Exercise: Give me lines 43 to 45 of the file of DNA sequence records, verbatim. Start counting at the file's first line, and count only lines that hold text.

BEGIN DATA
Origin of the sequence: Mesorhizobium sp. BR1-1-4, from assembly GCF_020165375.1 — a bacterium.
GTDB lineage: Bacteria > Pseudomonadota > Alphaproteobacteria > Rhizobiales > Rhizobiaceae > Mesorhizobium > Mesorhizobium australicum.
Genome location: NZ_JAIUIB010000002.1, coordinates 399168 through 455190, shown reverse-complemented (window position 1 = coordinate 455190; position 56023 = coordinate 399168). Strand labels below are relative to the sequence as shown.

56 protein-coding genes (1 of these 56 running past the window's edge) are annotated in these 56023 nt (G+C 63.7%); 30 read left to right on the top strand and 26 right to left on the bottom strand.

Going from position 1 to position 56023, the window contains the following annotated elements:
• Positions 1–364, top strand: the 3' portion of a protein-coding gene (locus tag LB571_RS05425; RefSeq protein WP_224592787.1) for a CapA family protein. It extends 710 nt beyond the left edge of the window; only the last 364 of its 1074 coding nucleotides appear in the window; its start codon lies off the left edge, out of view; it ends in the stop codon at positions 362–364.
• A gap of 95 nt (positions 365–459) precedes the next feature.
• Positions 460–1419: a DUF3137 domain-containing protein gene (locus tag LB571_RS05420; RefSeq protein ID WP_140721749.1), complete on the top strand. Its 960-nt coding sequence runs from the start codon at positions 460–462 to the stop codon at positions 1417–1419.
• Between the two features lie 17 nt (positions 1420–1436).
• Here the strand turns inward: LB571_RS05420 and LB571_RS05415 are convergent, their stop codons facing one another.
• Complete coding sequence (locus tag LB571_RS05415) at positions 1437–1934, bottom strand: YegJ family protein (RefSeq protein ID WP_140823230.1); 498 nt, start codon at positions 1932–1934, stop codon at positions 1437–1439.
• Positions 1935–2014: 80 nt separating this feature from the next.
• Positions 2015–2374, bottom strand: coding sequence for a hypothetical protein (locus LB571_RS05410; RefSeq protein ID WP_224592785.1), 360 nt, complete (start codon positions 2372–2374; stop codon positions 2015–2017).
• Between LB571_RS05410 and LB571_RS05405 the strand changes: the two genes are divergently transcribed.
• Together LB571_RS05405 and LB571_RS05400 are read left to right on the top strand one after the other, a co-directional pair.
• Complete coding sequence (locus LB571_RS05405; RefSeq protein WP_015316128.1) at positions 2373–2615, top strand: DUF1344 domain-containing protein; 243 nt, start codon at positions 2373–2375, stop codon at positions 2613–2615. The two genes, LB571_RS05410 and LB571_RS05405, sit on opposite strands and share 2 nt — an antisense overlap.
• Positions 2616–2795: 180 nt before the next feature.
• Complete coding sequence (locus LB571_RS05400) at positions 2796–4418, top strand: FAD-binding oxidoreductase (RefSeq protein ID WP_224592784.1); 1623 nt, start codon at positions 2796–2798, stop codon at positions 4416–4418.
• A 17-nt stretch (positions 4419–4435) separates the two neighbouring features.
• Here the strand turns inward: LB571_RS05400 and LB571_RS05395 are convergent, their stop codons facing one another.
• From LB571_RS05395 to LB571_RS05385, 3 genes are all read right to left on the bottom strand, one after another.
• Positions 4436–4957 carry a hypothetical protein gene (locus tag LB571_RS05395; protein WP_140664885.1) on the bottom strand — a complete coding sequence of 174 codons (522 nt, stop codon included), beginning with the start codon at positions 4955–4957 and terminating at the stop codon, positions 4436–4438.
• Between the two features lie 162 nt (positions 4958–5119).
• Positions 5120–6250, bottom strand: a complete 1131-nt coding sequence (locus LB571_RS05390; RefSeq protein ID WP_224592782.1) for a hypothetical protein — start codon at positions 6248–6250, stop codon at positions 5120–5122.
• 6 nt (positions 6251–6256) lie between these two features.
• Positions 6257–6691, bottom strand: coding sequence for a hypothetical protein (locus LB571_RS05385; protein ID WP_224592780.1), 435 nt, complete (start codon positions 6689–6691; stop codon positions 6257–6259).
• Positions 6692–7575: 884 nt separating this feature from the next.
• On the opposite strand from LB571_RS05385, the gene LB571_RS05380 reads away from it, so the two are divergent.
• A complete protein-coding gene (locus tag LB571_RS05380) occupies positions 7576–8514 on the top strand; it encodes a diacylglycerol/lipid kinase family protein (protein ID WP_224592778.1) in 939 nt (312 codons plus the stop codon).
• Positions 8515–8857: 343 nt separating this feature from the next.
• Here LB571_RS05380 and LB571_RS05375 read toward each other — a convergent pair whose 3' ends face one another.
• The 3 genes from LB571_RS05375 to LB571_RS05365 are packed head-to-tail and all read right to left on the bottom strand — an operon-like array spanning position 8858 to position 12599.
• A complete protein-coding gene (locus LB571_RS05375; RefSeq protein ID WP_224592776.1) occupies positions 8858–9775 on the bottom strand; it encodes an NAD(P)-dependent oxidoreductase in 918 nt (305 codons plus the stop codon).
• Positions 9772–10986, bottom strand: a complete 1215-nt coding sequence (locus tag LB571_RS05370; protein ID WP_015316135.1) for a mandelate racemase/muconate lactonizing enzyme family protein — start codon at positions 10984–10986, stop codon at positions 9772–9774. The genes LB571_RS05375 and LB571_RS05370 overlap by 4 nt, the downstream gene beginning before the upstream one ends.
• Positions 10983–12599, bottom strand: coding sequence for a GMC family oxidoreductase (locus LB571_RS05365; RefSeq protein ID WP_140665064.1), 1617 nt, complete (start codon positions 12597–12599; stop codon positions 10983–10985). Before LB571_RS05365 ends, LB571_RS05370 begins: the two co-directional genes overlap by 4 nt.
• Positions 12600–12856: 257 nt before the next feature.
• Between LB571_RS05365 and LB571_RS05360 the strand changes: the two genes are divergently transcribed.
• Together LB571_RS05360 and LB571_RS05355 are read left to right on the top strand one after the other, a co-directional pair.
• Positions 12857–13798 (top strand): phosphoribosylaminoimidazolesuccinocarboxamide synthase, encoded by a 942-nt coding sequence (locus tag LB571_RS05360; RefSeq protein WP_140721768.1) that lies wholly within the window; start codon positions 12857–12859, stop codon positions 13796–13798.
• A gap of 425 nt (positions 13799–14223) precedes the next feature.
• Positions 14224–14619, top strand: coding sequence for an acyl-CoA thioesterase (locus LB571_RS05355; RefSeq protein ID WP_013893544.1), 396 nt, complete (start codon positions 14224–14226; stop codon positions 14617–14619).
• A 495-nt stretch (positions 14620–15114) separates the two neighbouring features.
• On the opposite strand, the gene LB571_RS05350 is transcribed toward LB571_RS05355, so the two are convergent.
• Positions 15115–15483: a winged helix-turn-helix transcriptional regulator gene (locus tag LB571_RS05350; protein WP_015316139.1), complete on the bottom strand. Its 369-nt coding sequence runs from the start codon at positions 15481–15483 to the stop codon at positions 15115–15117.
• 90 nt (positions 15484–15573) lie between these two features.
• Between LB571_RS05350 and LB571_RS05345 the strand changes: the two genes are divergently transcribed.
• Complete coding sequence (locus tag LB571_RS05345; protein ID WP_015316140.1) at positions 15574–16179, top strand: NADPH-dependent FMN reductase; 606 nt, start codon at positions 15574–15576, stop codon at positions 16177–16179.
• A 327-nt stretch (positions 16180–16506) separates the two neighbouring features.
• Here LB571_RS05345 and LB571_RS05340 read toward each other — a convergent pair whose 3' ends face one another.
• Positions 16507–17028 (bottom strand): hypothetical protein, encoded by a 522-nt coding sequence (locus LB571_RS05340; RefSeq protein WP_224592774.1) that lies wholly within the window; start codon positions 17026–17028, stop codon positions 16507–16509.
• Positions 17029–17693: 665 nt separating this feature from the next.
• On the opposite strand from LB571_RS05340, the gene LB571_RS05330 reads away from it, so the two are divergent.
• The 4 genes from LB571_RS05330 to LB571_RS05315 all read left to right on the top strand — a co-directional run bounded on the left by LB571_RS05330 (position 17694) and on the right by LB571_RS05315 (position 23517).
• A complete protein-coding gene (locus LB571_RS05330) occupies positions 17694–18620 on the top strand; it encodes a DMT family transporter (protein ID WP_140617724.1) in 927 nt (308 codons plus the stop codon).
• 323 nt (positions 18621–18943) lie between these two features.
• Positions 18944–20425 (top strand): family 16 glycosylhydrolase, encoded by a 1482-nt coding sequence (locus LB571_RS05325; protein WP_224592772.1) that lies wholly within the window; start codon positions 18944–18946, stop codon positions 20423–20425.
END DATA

• On the opposite strand, the gene LB571_RS05350 is transcribed toward LB571_RS05355, so the two are convergent.
• Positions 15115–15483: a winged helix-turn-helix transcriptional regulator gene (locus tag LB571_RS05350; protein WP_015316139.1), complete on the bottom strand. Its 369-nt coding sequence runs from the start codon at positions 15481–15483 to the stop codon at positions 15115–15117.
• 90 nt (positions 15484–15573) lie between these two features.